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October 07, 2021

Haggling is back with a vengeance

A recent Consumer Reports poll found that more than 66 per cent of consumers have tried to negotiate for a better deal in the past six months, and most of those who haggled were successful.

83 per cent negotiated better deals on hotel rates, 81 per cent reduced their cell phone bills, 81 percent went home paying less for clothing and 71 per cent were successful getting discounts on electronics and furniture.

Haggling over price is no longer reserved for car lots and jewelry stores, you'll find people haggling at major retailers like Home Depot or Best Buy, and even Costco. For some people though, haggling doesn't come easy.

Anyone who took Marketing 101 will tell you that the goal of marketing is never to give the customer two equal choices and have price become the point of differentiation ... but that's not your problem.

If you want to snag a bargain, CR advises, be sure to:

Time your haggle. Late in the month, when salespeople are trying to meet their quotas, can be a good time to bargain for big-ticket items. Evening or early hours are usually less busy, so clerks have time to talk.

Avoid an audience. Haggle out of earshot of other customers. Sales clerks don’t want everyone else in the store asking for a deal too. Keep in mind that at chain stores, salespeople often don’t have the power to offer a discount --  look for a manager or supervisor instead.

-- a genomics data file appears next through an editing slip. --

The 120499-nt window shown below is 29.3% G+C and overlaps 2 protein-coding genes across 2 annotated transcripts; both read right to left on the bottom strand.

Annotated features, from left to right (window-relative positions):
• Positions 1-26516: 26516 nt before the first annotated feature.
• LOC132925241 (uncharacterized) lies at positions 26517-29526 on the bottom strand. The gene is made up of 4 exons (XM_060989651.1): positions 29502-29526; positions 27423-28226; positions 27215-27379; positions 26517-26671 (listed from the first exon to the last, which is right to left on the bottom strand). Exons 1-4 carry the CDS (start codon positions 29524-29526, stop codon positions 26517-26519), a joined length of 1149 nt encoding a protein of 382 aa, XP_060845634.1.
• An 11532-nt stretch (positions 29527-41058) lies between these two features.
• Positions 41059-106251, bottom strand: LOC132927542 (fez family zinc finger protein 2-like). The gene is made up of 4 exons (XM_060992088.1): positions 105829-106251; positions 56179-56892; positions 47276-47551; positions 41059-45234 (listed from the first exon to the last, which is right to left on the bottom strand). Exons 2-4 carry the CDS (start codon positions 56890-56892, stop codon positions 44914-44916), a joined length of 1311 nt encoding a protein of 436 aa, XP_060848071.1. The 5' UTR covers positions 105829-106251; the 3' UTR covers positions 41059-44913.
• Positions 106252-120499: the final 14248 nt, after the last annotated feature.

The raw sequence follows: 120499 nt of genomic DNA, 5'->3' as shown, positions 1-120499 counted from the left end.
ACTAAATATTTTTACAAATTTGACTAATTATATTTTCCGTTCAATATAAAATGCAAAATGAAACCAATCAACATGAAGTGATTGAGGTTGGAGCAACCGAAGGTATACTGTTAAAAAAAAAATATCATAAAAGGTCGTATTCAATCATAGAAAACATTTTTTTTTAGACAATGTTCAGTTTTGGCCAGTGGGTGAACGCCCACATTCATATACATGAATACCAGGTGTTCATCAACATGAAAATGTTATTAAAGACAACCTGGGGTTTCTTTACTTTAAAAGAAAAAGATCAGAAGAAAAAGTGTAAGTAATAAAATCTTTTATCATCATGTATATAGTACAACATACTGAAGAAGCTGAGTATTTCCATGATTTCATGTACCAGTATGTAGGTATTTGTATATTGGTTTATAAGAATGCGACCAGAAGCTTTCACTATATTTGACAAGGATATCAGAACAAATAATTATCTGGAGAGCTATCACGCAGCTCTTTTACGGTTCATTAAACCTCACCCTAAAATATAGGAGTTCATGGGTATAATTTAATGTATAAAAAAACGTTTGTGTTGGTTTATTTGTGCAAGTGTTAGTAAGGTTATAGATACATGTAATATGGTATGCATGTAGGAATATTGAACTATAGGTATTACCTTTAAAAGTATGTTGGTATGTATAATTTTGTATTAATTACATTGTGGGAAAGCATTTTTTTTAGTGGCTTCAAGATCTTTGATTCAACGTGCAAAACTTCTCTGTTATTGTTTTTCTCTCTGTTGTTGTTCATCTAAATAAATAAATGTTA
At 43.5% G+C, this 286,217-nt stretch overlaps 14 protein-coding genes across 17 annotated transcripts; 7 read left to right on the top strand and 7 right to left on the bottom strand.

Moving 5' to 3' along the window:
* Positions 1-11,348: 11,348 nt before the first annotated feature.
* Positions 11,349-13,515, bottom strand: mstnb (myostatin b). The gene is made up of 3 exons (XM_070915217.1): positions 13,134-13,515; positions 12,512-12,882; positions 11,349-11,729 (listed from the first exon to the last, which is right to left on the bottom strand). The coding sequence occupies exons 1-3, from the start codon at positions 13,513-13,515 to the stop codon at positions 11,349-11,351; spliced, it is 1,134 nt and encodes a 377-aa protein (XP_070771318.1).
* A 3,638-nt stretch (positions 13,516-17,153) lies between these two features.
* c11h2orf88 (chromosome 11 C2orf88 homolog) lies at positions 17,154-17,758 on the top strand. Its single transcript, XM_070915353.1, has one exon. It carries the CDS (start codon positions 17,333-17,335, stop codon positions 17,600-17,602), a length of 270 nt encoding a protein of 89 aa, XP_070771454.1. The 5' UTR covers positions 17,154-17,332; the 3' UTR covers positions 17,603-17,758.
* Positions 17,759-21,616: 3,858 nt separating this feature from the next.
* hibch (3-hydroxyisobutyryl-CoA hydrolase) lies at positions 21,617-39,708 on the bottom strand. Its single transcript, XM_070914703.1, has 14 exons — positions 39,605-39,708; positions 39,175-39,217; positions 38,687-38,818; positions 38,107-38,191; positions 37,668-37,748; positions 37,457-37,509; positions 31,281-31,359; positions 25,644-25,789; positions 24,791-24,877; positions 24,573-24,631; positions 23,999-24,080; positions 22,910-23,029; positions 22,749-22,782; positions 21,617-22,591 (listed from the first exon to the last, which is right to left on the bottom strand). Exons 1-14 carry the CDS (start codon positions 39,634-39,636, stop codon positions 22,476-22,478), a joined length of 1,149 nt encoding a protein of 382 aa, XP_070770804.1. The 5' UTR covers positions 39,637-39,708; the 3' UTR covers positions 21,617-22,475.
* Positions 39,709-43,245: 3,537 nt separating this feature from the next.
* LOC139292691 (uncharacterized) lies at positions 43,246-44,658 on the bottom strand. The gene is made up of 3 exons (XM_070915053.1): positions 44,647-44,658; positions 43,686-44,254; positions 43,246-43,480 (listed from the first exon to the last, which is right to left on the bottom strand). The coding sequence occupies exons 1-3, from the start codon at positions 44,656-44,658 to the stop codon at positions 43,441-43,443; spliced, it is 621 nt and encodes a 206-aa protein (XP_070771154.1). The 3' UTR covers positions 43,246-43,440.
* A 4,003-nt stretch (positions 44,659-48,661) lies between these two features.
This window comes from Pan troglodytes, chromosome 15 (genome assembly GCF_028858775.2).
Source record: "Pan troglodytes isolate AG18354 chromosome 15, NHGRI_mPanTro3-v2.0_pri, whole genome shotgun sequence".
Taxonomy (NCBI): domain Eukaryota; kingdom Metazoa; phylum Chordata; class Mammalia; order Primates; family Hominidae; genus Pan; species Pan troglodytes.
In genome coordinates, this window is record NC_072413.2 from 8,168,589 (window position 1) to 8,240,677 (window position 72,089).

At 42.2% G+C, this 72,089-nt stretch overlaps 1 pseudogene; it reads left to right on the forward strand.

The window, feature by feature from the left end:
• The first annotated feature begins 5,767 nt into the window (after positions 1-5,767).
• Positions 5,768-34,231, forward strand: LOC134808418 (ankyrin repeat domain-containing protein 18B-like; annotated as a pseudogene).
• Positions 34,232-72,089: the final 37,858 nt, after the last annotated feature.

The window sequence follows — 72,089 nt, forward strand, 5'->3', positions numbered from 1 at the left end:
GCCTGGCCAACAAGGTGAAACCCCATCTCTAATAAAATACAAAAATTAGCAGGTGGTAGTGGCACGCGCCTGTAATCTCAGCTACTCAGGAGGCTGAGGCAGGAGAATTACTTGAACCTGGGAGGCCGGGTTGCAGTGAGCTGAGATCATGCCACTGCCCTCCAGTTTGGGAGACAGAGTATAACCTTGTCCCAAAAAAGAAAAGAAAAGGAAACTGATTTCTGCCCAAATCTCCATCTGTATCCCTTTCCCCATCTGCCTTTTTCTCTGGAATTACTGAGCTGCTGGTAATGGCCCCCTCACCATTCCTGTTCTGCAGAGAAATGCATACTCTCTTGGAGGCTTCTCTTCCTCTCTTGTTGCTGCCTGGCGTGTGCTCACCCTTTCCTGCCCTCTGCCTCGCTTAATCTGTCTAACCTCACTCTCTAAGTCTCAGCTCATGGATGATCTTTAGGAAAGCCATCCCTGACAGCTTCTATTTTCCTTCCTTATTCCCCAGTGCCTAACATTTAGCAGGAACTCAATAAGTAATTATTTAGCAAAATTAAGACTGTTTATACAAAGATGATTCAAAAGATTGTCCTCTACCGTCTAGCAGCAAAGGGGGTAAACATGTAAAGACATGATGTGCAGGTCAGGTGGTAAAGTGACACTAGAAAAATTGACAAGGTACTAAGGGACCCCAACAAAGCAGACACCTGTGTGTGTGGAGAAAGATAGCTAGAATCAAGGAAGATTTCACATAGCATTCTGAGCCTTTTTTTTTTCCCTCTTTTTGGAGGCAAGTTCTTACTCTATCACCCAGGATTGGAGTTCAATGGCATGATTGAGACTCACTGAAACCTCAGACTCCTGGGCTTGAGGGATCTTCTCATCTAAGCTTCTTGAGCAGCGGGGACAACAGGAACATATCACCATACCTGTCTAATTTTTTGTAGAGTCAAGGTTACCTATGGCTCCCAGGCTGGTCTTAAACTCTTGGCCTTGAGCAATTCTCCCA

Do your research. Check prices and store policies. Bring any Web printouts, flyers, and newspaper ads with you to back up your claim, particularly if a local competitor is selling the item for less. The store might be willing to match your best quote. If you can’t get a price discount, ask for free shipping, delivery, or installation instead.

Offer to pay cash.
Merchants don’t like to pay transaction fees to credit-card companies. Such fees are about two per cent for larger retailers and easily three times that for small ones.

Be prepared to walk. The most persuasive weapon you have in your haggling arsenal is your ability to walk away and spend your money someplace else.

Tell us: How are you when it comes driving a hard bargain? 

By Gordon Powers, MSN Money



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Gordon PowersGordon Powers

A long-time fund company executive, Gordon Powers now heads up the Affinity Group, a financial services consulting firm. Gordon was a personal finance columnist for the Globe & Mail for many years, has taught retirement planning...

James HaversJames Havers

James is the senior editor of MSN Money living in Toronto. He has worked for the Nikkei Shimbun (Tokyo),,, Canadian Business and other publications. Havers turned to journalism after teaching overseas.

Jason BucklandJason Buckland

The modern-day MC Hammer of money, Jason can often be seen spending cash that isn’t his with the efficiency of a Wilt Chamberlain first date. After cutting his teeth as a reporter for the Toronto Sun, he joined the MSN Money team with...